Grace's Guide

British Industrial History

Grace's Guide is the leading source of historical information on industry and manufacturing in Britain. This web publication contains 144,377 pages of information and 230,176 images on early companies, their products and the people who designed and built them.

Brooklands Airfield

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January 1934.

The airfield situated at the Brooklands Race Track.

In 1908 Brooklands Airfield hosted the first flight of an English aircraft by an English pilot, Alliott Verdon-Roe.

In the summer of 1910, Hilda Hewlett and Gustave Blondeau opened Britain's first flying school at Brooklands. Hewlett and Blondeau also started their aircraft manufacturing company, Hewlett and Blondeau, on site before moving to larger premises at Leagrave, Bedfordshire.

In February 1912, Thomas Sopwith opened his Sopwith School of Flying and, in June 1912, Sopwith, with several others, set up the Sopwith Aviation Co here, although their main premises were at Kingston upon Thames.

Blériot, Martinsyde, and Vickers later set up production at Brooklands. Many flying schools operated here before 1914 and the aerodrome was a major flying training centre between the wars.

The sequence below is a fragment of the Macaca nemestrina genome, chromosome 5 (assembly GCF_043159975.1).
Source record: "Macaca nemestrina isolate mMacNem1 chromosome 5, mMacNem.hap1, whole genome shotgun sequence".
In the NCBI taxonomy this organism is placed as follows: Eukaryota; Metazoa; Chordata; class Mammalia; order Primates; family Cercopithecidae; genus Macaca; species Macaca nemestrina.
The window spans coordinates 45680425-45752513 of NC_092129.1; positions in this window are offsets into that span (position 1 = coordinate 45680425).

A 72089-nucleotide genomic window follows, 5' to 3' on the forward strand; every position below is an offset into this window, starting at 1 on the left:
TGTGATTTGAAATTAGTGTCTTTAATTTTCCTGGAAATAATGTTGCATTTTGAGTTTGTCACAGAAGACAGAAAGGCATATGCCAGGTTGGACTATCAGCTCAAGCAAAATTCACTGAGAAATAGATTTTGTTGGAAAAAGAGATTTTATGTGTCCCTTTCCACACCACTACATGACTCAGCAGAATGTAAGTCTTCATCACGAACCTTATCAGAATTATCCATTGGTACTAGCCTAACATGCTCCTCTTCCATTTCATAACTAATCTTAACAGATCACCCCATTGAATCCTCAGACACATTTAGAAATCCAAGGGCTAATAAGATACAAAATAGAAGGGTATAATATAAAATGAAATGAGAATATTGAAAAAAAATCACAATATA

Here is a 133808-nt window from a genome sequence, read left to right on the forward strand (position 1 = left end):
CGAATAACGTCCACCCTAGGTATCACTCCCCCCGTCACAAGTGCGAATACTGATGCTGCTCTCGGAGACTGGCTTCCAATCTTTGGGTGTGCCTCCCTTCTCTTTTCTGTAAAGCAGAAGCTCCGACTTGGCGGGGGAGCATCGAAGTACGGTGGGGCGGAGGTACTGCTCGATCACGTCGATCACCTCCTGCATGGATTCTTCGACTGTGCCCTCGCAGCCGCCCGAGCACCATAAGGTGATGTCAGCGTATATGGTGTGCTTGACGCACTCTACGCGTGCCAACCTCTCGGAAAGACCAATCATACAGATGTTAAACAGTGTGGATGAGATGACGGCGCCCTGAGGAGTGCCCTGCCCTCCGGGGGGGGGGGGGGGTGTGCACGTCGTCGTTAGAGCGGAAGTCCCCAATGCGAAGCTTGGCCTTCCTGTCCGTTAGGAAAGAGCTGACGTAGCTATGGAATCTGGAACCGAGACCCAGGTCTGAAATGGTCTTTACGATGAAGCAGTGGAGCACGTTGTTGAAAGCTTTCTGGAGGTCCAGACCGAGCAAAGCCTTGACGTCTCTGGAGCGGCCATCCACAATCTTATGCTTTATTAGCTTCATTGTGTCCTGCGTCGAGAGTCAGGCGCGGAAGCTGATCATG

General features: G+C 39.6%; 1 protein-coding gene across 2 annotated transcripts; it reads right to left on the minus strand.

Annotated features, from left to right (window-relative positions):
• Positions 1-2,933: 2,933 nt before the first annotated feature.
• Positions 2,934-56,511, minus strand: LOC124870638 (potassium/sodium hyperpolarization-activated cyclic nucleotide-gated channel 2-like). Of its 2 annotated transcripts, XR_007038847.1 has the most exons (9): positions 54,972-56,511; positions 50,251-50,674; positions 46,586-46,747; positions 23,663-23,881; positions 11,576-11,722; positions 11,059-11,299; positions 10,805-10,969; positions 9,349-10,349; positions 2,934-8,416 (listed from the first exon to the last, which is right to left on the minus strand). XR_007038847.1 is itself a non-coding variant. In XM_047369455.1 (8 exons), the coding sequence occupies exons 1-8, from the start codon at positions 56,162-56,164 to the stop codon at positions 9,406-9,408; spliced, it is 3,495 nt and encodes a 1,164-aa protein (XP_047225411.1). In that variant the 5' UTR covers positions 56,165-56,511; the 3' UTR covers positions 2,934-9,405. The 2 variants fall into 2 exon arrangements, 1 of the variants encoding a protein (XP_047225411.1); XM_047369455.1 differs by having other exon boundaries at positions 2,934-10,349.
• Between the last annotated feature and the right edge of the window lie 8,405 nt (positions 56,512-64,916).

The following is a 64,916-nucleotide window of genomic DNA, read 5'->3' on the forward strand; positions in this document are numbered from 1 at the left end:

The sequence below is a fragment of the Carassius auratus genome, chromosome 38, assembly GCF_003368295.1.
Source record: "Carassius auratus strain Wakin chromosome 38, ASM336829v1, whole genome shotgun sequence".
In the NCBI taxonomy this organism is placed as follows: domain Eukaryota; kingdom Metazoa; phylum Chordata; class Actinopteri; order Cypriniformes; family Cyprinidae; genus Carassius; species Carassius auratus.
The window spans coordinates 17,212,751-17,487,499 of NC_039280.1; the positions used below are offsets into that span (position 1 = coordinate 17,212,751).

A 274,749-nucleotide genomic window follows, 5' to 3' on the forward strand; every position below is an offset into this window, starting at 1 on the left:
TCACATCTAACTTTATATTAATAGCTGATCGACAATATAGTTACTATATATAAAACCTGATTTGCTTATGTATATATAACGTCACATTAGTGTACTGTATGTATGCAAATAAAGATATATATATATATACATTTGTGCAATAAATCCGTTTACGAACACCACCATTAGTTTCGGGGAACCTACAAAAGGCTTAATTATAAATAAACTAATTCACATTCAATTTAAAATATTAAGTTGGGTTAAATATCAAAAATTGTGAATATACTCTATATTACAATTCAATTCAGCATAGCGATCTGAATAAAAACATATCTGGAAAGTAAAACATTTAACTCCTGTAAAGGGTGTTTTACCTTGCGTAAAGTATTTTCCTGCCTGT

In World War II, the site was again used for military aircraft production, in particular the Vickers Wellington and was extensively camouflaged. Trees were also planted into the concrete of the circuit to help screen the Hawker and Vickers aircraft factories there.

From 1944-72 Vickers (and later BAC) also used nearby Wisley aerodrome which offered a longer runway and less built-up surroundings.

After the war, the circuit was in poor condition and was sold to Vickers-Armstrongs in 1946 for continued use as an aircraft factory. New aircraft types including the Viking, Varsity, Viscount, Vanguard and VC10 were next manufactured and delivered from there.

In 1951, a section of the race track's Byfleet Banking was removed to allow Vickers Valiant V-bombers to be flown out to Wisley.

The Vickers factory became part of the new British Aircraft Corporation in 1960 and went on to design and build the BAC TSR.2, One-Eleven and Concorde. The factory contracted in size in the mid-1970s and finally closed in 1988-89.

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Sources of Information